There’s nothing quite like a game-show winning streak. It feels like a victory for the regular folks, getting to go out on TV and dominate with a secret power they can reveal to the whole world. That’s certainly the case for Jeopardy! contestant Amy Schneider, the Oakland, California-based engineering manager whose 39-game winning streak is the second-highest in the show’s 56-year history.
And funnily enough, the contestant in first place, Ken Jennings — whose 2004 run wrapped after 74 straight wins — was the one hosting as Amy made new history.
Schneider’s run started with a come-from-behind victory back on Nov. 17, 2021, when she went into Final Jeopardy behind five-day champ Andrew He. But Schneider was the only contestant who correctly identified Manhattan as the burial place of Alexander Hamilton and other early U.S. Treasury secretaries, kicking off a run which has lasted well into the new year.
It’s hard not to be charmed by Amy, who apparently hypes herself up before every game the same way I did before high school basketball games: thinking about the lyrics to “Lose Yourself” by Eminem. She’s described the game show as her “Olympics,” explaining to Jennings that “I’m not going to be this good at anything else, probably.”
Until Schneider’s run, the pantheon of Jeopardy! domination has been limited to four masters: Jennings, James Holzhauer, Matt Amodio, and Brad Rutter. Between the four of them, they owned the top three spots in Jeopardy!’s four categories of success: consecutive games won, highest winnings in regular season play, single-game winnings, and all-time winnings including tournaments, the show’s equivalent of a postseason.
Jennings, whose 2004 run has become the stuff of legend, still owns the “most consecutive games” and “regular season winnings” categories with his 74-episode stint and $2,520,700 prize winnings. Holzhauer, a professional gambler, won more money in a single game of Jeopardy! than anyone else with $131,127. And Rutter, who first appeared on the game show in 2000 and most recently appeared in 2020, remains the tournaments-included money champ.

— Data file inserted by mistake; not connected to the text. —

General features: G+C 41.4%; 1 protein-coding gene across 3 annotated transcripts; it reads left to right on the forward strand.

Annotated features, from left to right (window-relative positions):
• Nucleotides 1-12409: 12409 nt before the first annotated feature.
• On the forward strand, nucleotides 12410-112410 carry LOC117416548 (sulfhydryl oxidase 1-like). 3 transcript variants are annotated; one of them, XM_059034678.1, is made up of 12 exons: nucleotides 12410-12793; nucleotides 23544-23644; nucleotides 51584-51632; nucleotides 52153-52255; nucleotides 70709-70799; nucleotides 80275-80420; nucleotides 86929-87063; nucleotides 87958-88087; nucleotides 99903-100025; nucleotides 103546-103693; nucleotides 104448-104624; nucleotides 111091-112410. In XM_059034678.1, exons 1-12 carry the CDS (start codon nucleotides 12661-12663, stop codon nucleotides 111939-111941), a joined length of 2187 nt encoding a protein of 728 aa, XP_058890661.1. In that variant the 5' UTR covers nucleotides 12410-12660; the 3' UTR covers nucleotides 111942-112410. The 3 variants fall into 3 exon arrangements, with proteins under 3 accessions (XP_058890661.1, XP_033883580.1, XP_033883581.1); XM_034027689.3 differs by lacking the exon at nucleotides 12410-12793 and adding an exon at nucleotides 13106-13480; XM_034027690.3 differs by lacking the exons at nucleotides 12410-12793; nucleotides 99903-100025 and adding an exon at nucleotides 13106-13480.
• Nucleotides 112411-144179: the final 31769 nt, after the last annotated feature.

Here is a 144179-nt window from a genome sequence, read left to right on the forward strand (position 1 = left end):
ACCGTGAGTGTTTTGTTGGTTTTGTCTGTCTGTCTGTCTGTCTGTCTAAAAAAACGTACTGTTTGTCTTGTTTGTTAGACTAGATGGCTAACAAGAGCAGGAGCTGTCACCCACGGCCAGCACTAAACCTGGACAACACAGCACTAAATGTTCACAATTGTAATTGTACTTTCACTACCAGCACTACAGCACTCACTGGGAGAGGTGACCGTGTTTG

Each of the champions has their own style, which has been noted by fans. An analysis on r/Jeopardy using data from the fan-created J! Archive shows that while Amodio might have gotten more questions right per game than Schneider, she has gotten fewer questions wrong.
Schneider is also more conservative with her wagers than other elite champions. Holzhauer, for example, only needed 27 games to pass the $2 million mark. Schneider needed 28 games to achieve half of that.
But if these wagers are working for Schneider, there’s certainly no reason for her to stop. Her domination in her games is clear and consistent: She typically stays on top of her opponents throughout the first round, widens the gap throughout Double Jeopardy, and enters Final Jeopardy at a point where a correct or incorrect answer truly doesn’t matter. This was the case in her 35th consecutive victory, when even losing $20,000 through an incorrect guess on the name of France’s national theater award (the Molière) wasn’t enough to change the final outcome.
There have been some transphobic reactions to Schneider, who is trans, with some even nonsensically calling for gender-segregated divisions of Jeopardy!, which is absurd in a game show where the highest amount of physical activity is pressing a buzzer.
But it seems likely Schneider will steamroll over the haters just as easily as she has her opponents. Over on the subreddit, fans have already placed in her in Jeopardy!’s Mount Rushmore.